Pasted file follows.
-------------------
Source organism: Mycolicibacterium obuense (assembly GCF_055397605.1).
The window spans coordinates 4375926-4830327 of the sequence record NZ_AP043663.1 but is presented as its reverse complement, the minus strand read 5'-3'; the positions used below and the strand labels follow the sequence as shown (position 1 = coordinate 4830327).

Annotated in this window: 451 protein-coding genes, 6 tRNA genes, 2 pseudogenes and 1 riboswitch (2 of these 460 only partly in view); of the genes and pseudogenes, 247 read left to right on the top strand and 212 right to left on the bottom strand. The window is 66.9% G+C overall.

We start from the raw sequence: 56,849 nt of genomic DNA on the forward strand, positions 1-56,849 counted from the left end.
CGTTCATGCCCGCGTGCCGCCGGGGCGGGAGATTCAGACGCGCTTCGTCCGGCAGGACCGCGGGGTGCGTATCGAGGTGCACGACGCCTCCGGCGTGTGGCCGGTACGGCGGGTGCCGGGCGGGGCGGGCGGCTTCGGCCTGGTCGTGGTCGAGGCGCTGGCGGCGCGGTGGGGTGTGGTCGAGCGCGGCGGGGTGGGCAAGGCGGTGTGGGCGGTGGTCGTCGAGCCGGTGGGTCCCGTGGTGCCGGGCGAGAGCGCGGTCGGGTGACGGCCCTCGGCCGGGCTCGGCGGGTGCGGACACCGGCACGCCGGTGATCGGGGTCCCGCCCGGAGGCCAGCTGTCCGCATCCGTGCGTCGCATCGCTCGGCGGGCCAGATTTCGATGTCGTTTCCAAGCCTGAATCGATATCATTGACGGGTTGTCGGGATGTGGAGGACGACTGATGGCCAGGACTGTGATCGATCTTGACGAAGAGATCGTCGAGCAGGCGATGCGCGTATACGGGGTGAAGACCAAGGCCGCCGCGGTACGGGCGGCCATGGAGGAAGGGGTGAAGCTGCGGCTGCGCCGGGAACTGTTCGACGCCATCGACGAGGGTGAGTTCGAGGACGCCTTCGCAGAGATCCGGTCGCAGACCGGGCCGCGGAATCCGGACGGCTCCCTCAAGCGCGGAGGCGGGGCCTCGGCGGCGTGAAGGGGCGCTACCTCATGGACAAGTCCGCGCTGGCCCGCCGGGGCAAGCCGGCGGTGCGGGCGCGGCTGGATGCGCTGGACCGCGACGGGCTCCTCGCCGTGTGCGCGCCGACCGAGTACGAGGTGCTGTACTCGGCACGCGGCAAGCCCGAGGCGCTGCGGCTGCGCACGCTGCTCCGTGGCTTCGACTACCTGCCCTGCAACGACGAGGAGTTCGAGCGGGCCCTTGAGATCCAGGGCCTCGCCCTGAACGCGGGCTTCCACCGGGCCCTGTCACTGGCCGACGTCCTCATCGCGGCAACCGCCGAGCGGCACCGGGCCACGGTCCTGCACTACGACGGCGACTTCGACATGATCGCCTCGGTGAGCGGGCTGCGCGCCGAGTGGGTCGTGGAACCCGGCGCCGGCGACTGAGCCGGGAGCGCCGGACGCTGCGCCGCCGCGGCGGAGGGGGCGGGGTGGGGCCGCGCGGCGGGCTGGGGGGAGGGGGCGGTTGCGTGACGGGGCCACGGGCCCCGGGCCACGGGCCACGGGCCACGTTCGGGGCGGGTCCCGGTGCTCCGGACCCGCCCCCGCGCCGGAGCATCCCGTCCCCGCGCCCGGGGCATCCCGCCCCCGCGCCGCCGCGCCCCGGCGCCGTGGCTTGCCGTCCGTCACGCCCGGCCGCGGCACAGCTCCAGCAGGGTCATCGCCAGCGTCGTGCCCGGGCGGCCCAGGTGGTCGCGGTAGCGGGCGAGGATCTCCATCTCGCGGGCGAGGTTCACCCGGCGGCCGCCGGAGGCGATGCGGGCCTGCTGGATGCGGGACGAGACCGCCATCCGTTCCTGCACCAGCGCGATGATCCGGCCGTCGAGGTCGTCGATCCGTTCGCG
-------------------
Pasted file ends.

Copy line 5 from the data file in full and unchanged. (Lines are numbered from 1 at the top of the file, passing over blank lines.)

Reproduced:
CGTTCATGCCCGCGTGCCGCCGGGGCGGGAGATTCAGACGCGCTTCGTCCGGCAGGACCGCGGGGTGCGTATCGAGGTGCACGACGCCTCCGGCGTGTGGCCGGTACGGCGGGTGCCGGGCGGGGCGGGCGGCTTCGGCCTGGTCGTGGTCGAGGCGCTGGCGGCGCGGTGGGGTGTGGTCGAGCGCGGCGGGGTGGGCAAGGCGGTGTGGGCGGTGGTCGTCGAGCCGGTGGGTCCCGTGGTGCCGGGCGAGAGCGCGGTCGGGTGACGGCCCTCGGCCGGGCTCGGCGGGTGCGGACACCGGCACGCCGGTGATCGGGGTCCCGCCCGGAGGCCAGCTGTCCGCATCCGTGCGTCGCATCGCTCGGCGGGCCAGATTTCGATGTCGTTTCCAAGCCTGAATCGATATCATTGACGGGTTGTCGGGATGTGGAGGACGACTGATGGCCAGGACTGTGATCGATCTTGACGAAGAGATCGTCGAGCAGGCGATGCGCGTATACGGGGTGAAGACCAAGGCCGCCGCGGTACGGGCGGCCATGGAGGAAGGGGTGAAGCTGCGGCTGCGCCGGGAACTGTTCGACGCCATCGACGAGGGTGAGTTCGAGGACGCCTTCGCAGAGATCCGGTCGCAGACCGGGCCGCGGAATCCGGACGGCTCCCTCAAGCGCGGAGGCGGGGCCTCGGCGGCGTGAAGGGGCGCTACCTCATGGACAAGTCCGCGCTGGCCCGCCGGGGCAAGCCGGCGGTGCGGGCGCGGCTGGATGCGCTGGACCGCGACGGGCTCCTCGCCGTGTGCGCGCCGACCGAGTACGAGGTGCTGTACTCGGCACGCGGCAAGCCCGAGGCGCTGCGGCTGCGCACGCTGCTCCGTGGCTTCGACTACCTGCCCTGCAACGACGAGGAGTTCGAGCGGGCCCTTGAGATCCAGGGCCTCGCCCTGAACGCGGGCTTCCACCGGGCCCTGTCACTGGCCGACGTCCTCATCGCGGCAACCGCCGAGCGGCACCGGGCCACGGTCCTGCACTACGACGGCGACTTCGACATGATCGCCTCGGTGAGCGGGCTGCGCGCCGAGTGGGTCGTGGAACCCGGCGCCGGCGACTGAGCCGGGAGCGCCGGACGCTGCGCCGCCGCGGCGGAGGGGGCGGGGTGGGGCCGCGCGGCGGGCTGGGGGGAGGGGGCGGTTGCGTGACGGGGCCACGGGCCCCGGGCCACGGGCCACGGGCCACGTTCGGGGCGGGTCCCGGTGCTCCGGACCCGCCCCCGCGCCGGAGCATCCCGTCCCCGCGCCCGGGGCATCCCGCCCCCGCGCCGCCGCGCCCCGGCGCCGTGGCTTGCCGTCCGTCACGCCCGGCCGCGGCACAGCTCCAGCAGGGTCATCGCCAGCGTCGTGCCCGGGCGGCCCAGGTGGTCGCGGTAGCGGGCGAGGATCTCCATCTCGCGGGCGAGGTTCACCCGGCGGCCGCCGGAGGCGATGCGGGCCTGCTGGATGCGGGACGAGACCGCCATCCGTTCCTGCACCAGCGCGATGATCCGGCCGTCGAGGTCGTCGATCCGTTCGCG